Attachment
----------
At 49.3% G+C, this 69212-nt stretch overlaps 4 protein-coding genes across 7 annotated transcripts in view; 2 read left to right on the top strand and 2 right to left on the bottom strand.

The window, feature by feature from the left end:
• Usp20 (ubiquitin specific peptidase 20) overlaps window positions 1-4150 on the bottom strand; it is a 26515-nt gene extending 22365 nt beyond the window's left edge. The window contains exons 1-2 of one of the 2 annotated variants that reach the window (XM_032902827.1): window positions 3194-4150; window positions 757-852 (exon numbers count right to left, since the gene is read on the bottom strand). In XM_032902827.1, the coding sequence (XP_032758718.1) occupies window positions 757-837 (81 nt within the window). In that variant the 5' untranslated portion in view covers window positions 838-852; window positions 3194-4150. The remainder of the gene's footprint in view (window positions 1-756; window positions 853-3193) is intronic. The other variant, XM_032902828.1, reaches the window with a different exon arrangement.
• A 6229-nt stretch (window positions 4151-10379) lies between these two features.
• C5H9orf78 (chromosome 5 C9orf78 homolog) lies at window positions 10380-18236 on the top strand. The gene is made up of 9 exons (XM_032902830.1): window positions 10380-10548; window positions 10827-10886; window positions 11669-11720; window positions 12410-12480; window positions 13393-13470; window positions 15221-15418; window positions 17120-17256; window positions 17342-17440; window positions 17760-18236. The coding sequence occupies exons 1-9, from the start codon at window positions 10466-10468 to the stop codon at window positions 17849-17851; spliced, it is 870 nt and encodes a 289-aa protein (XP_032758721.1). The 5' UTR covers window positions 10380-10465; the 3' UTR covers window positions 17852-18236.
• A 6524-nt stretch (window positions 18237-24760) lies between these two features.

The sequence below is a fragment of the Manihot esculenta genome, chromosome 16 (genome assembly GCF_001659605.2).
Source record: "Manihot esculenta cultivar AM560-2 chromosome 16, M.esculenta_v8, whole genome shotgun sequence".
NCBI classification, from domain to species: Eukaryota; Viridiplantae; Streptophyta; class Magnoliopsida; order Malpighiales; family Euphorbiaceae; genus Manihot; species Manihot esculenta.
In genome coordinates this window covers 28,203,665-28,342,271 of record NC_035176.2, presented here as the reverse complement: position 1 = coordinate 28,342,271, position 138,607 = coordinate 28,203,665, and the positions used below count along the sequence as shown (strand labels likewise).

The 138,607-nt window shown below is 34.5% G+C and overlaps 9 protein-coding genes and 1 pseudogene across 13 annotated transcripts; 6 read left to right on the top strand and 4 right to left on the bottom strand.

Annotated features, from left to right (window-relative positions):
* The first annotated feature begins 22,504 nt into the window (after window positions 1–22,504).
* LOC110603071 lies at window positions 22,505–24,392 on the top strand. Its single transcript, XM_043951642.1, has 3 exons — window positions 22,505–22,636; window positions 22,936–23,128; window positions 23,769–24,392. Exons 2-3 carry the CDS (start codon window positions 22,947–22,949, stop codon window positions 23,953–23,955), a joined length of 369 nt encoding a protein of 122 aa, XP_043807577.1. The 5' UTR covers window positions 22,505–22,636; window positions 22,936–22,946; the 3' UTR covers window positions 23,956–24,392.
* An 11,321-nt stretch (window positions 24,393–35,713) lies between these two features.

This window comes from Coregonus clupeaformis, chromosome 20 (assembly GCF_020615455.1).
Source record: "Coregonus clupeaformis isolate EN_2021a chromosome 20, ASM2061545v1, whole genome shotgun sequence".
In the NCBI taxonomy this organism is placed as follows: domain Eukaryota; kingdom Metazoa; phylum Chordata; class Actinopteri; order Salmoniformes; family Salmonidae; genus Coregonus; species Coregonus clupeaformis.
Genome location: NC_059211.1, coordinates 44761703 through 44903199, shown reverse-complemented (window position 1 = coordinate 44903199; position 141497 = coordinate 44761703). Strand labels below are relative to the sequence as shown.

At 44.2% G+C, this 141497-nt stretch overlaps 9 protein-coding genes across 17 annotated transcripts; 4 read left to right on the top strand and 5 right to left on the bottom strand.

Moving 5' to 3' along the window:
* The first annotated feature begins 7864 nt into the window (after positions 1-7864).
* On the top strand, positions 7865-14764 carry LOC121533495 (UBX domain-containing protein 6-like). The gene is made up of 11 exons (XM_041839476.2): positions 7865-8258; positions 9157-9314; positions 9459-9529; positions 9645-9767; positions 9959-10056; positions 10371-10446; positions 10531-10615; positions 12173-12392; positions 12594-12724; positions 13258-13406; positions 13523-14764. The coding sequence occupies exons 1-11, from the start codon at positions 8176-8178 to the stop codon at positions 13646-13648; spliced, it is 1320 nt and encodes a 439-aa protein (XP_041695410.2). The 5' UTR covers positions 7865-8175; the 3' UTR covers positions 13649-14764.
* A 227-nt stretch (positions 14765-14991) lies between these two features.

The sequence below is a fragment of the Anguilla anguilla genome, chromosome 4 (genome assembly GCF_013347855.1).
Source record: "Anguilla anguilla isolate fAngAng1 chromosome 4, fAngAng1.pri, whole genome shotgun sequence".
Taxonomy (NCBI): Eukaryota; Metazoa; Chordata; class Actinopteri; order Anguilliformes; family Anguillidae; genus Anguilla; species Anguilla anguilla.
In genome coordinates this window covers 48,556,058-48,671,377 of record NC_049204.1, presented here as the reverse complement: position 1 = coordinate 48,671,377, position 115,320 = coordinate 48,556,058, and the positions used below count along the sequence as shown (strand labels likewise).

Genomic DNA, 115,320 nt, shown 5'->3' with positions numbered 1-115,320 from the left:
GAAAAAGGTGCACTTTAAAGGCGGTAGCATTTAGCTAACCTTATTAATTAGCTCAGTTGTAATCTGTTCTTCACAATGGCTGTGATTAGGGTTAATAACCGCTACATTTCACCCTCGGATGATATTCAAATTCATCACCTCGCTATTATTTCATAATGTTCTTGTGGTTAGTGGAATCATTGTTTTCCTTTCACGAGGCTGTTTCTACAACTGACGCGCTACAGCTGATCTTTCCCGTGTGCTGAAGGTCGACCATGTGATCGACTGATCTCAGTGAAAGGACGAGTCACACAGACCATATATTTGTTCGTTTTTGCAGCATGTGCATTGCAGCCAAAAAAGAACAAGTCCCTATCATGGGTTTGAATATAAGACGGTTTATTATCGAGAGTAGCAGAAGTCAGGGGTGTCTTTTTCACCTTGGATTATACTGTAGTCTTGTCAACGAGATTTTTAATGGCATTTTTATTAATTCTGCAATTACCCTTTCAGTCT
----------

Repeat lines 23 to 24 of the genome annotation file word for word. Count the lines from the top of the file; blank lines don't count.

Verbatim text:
* On the top strand, positions 7865-14764 carry LOC121533495 (UBX domain-containing protein 6-like). The gene is made up of 11 exons (XM_041839476.2): positions 7865-8258; positions 9157-9314; positions 9459-9529; positions 9645-9767; positions 9959-10056; positions 10371-10446; positions 10531-10615; positions 12173-12392; positions 12594-12724; positions 13258-13406; positions 13523-14764. The coding sequence occupies exons 1-11, from the start codon at positions 8176-8178 to the stop codon at positions 13646-13648; spliced, it is 1320 nt and encodes a 439-aa protein (XP_041695410.2). The 5' UTR covers positions 7865-8175; the 3' UTR covers positions 13649-14764.
* A 227-nt stretch (positions 14765-14991) lies between these two features.